Wednesday, October 24, 2007

Import and Export

Recently we have been doing some work with export and import of data from and to MySql databases. Our customer wants to be able to export configuration data from one MySql instance and import it into another.

The obvious tool to use is mysqldump. But since we need to edit the exported data (just replace some codes) before importing it into the other instance we use the --tab option. This means that instead of one big file (or actually redirected standard output) we get two files per table, one with the CREATE TABLE command and one with the data.

In the next step we run some scripts to modify the data. This is quite easy, since data is in text files with one record per row.

Finally we import the data into the new instance. While the default mode of mysqldump creates a file you can run in the command line client, mysqldump --tab does not. You have to create that yourself, but it is not very complicated. You need the following lines for every table:

source [tablename].sql
LOCK TABLES [tablename] WRITE;
LOAD DATA INFILE '[path][tablename].txt' INTO TABLE [tablename] ;

The ALTER TABLE and LOCK/UNLOCK commands are not absolutely necessary, but they speed things up. We have not measured the speed of this approach, but the general impression is that it is fast.

Probably this method is faster than the default mode of mysqldump, because data is not sent through the parser, where there has been some performance problems. LOAD DATA INFILE is in most cases very fast.

Monday, October 22, 2007

Out of memory......

Last week or so has been busy. We are working on our next release, which seems to work well on a functional level. But we get problems with Out of memory errors...

There are different causes for this, but the main cause is with Hibernate. The part that causes the most problems is where we read quite a lot of data and generate data for the online part of the system. The data is stored as BLOBs in the database, and Hibernate is used througout. We want to be sure that everything or nothing is processed, so it is all done in one tranmsaction.

Now it seems that even though we do not read from the table with the BLOBs, only write to it, Hibernate keeps all records in the session cache, filling the memory. To me this seems very strange. We dont need this cache, once the records are written to the database, they should be removed from the cache. In my experience this is a very common scenario, that you do not read the records created again in the same process. In fact it is good practice to get all data before inserting, so you do not need to read the same record again.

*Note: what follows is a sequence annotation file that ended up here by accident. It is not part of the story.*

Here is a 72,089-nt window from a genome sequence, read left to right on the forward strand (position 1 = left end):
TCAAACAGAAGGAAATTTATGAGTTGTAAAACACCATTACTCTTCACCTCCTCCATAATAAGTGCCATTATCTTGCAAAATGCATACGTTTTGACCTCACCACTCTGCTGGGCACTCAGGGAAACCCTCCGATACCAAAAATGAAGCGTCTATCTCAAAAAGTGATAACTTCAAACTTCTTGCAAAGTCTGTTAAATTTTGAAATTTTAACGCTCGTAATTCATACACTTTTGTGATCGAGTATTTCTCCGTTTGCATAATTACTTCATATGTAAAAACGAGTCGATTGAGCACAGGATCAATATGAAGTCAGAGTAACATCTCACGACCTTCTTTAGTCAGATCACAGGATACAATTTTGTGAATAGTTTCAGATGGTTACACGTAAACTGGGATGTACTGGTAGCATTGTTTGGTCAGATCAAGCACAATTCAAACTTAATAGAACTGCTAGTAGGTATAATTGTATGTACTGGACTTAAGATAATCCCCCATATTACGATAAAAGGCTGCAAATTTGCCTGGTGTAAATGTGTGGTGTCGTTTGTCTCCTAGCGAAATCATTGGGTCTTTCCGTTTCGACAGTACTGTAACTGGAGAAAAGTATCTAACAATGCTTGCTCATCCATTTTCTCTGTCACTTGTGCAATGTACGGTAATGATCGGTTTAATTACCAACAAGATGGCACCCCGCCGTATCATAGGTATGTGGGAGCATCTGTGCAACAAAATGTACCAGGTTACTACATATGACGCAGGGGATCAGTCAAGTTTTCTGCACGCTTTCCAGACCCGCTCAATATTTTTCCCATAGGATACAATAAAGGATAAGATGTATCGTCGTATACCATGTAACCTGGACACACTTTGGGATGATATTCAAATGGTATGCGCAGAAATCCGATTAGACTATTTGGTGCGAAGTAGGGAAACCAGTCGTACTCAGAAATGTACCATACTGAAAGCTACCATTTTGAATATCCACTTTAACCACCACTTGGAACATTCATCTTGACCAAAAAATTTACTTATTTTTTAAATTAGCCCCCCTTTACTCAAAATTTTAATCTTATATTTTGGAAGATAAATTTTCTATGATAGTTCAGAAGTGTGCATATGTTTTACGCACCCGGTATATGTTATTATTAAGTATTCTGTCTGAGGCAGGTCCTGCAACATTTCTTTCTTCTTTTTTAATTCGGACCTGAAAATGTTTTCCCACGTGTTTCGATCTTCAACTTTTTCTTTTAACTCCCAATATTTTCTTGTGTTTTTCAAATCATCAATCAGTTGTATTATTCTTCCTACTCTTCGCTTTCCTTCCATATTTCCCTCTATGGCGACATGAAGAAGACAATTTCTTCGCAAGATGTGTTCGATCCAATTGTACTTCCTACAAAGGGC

It is also difficult to understand that Hibernate does not take care of Out of memory conditions. A good cache should not grow without limit, it should purge data when memory usage is too high. This is not something you should have to do in your application.

The problem seems to be solved for now, but since data volumes in the system will grow, it will probably reappear. We will have to do something more permanent for the future. Probably this will be to bypass Hibernate for the BLOB insert, and do this with JDBC calls.

Thursday, October 11, 2007

Moving !!

I haven't had much time for this blogging for a while, and probably won't have until perhaps in december. Most of my spare time is spend on moving.

After 23 years I am leaving Lund. Not going too far though, just some 60 kilometers, to Helsingborg. From the University town of Lund, where Sony Ericsson is the largest employer, to the harbour town of Helsingborg, with IKEA:s IT department.

Wednesday, October 03, 2007

Hibernate proxy classes and reflection

I have been struggling the last few days with a small tool to export and import data from a system using Hibernate Object Relational mapping. To make it fairly general, and avoid having to change it when attributes are added to the data model we based it on Java reflection. Fairly straightforward, create an XML file with classnames as tagnames and fields as attributes.

The first problem was object relations. My initial plan was to simply follow them, but sinces they are all bi-directional this would mean looping forever. So we had to add a setup where you tell the tool which object relations should be included.

The next problem was worse. It seems that Hibernate somtimes does not create the right objects when loading objects from the database. Instead so called 'proxy classes' are created. This means that reflection does not work as expected... You cannot use Field to acces the fields, instead you have to use the getter methods. OK, not to complicated, once you know. Unfortunately we had one attribute which did not follow naming standards, so we needed a small hack to make this work. What I would have liked is a way to get the real class and skip the proxy. But i guess you can't get everything.